WASHINGTON — Last September, the U.S. bishops struggled to raise awareness about an “interim final rule” for co-pay-free contraception, approved by the Obama administration in August 2011.
Now, in the wake of 43 Catholic groups filing 12 lawsuits across the nation on May 21, recent polling confirms that the controversial federal rule, approved Jan. 20, has emerged as an election issue. Public opposition has mounted against the controversial rule, while partisan forces and their media allies argue that Catholic leaders are “carrying water” for the GOP.
When Bishop Stephen Blaire of Stockton, Calif., expressed alarm recently about the danger of politicizing the Church’s First Amendment fight, his comments in a small Catholic journal fueled news stories about divisions within the U.S. Conference of Catholic Bishops.
Bishop Blaire later clarified his remarks, stating that he endorsed the legal strategy worked out by the USCCB. But the flurry of headlines prompted by his remarks showed that the bishops’ campaign was under intense scrutiny.
On May 27, The New York Times’s editorial page attacked the decision to approve the 12 lawsuits. “It was a dramatic stunt, full of indignation but built on air,” read the editorial, which concluded that the legal strategy was “a clear partisan play.”
The editorial argued that the federal law “could probably be justified under Supreme Court precedent, including a 1990 opinion by Justice Antonin Scalia” — a reference to a much-discussed Supreme Court ruling broadly viewed as weakening First Amendment rights.
“But that argument does not have to be made in court, because Mr. Obama very publicly backed down from his original position and gave those groups a way around the contraception-coverage requirement,” noted the Times, repeating the administration’s assertion that its Feb. 10 “accommodation” effectively addressed the concerns of objecting religious groups.
During a May 24 address at a high-level conference on religious freedom in Washington that drew constitutional scholars, religious leaders, legislators and activists, Archbishop William Lori of Baltimore, the chairman of the U.S. bishops’ Ad Hoc Committee for Religious Liberty, defended the bishops’ decision to approve the 12 lawsuits.
Archbishop Lori noted that the lawsuits marked a necessary, if unwelcome, phase in the U.S. bishops’ effort to address an “unprecedented” threat to the free exercise of Catholic institutions. In other words, the lawsuits were not frivolous, but a last resort.
Throughout 2010 and 2011, he noted, the USCCB pursued a parallel strategy of influencing the Obama administration’s health-care policies and promoting legislative remedies to broaden conscience rights.
During that period, the conference sought to counter a campaign to include contraception and abortion-inducing drugs in mandated “preventive services” for women under the new health bill.
“Despite these numerous opportunities to avoid the train wreck, on Feb. 10, HHS finalized the August regulations ‘without change,’ closing the door on any chance of removing the offending items from the mandate or expanding the exemption,” stated Archbishop Lori, making the point that the bishops’ conference sought to head off the church-state contest well ahead of the presidential election.
Bishop Salvatore Cordileone of Oakland, Calif., a speaker at the Washington conference, summarized the judgment of most bishops when he told the Register, “I don’t think we can bank on getting concessions from the Obama administration, though we can hope.”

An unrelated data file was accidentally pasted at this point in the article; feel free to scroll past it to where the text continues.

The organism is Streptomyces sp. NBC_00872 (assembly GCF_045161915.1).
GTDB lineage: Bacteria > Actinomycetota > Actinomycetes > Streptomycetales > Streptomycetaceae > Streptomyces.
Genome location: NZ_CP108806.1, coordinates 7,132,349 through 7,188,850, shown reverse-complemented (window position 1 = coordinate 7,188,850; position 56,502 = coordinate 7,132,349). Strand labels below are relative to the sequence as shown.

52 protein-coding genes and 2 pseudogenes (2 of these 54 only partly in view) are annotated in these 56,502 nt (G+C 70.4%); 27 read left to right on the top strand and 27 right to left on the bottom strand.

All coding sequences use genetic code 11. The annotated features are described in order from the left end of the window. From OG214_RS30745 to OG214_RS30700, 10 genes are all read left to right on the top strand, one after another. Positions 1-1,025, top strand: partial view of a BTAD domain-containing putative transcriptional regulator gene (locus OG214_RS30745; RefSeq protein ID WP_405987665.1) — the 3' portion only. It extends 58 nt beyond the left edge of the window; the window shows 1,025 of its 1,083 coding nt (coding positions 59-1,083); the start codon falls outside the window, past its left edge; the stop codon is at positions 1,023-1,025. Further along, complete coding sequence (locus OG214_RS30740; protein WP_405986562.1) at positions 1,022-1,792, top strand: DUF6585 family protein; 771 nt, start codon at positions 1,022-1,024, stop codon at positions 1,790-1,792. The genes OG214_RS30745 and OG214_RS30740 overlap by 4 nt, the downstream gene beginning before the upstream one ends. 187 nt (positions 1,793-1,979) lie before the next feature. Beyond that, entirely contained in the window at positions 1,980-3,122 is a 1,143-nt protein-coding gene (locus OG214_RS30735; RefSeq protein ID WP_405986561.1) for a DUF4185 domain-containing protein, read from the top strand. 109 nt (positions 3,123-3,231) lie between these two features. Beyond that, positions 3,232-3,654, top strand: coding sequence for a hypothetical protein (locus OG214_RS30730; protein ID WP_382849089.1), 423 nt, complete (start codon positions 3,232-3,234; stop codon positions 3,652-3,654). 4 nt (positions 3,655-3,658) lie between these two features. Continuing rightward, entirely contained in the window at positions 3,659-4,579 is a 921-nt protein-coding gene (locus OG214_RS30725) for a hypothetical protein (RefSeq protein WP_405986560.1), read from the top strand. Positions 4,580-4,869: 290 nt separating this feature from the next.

While some bishops have focused on the HHS mandate’s narrow religious exemption, which does not shield Catholic hospitals, universities and social-service agencies, Archbishop Lori stressed that the fight was also about resisting unlawful government coercion.
“In a bizarre turn, those same advocates accuse the Church of somehow forcing its beliefs on others through the law, when the exact opposite is true,” he said.
The “strange inversion” of this dispute, he suggested, reflected a shift in cultural values.
This confusion, he added, “underscores the depth of the problem we face and points to the long-term remedy for it, which is teaching about religious freedom.”
Most speakers at the May 24 conference, hosted by the Ethics and Public Policy Center, a Washington-based research center, shared Archbishop Lori’s harsh judgment of the HHS mandate.
But one speaker, William Galston of the Brookings Institution, a former advisor to President Bill Clinton, expressed skepticism about the need for passionate rhetoric and legal challenges.
“The Church, in my judgment, is not conducting a ‘war on women,’ and the Obama administration is not conducting a war on religion,” Galston told the conference audience.
In the United States, he added, “There is no guarantee that the requirements of religion and faith will be fully compatible” with democratic society.
Galston’s remarks underscored the uncertain outcome for the 12 lawsuits filed May 21.
Constitutional scholars report that U.S. federal courts are notoriously fickle in their rulings on First Amendment cases, and experts predict that the 1993 Religious Freedom Restoration Act will provide a better standard for the plaintiffs in the lawsuits.
And while conference speakers like Robert George of Princeton University and Hannah Smith of the Becket Fund for Religious Liberty provided a compelling framework for evaluating threats to religious freedom at home and abroad, Archbishop Lori acknowledged that Catholic leaders must continue to advance their case in the public square. A Knights of Columbus-Marist Poll, conducted in mid-May, found that just 50% of respondents knew about the HHS mandate fight, though 74% of those polled believed that freedom of religion should be protected, even if it conflicted with other laws.
The coordinated lawsuits filed against the federal government were accompanied by a parallel media strategy that defended the need for the legal challenge on television news shows and op-ed pages — though some television networks ignored the story.
“With this week’s lawsuits, the bishops join a growing army of other plaintiffs around the country, Catholic and non-Catholic, who are asking the courts to repel an unprecedented governmental assault on the ability of religious persons and groups to practice their religion without being forced to violate their deepest moral convictions,” explained Harvard law professor Mary Ann Glendon in a May 21 column in The Wall Street Journal.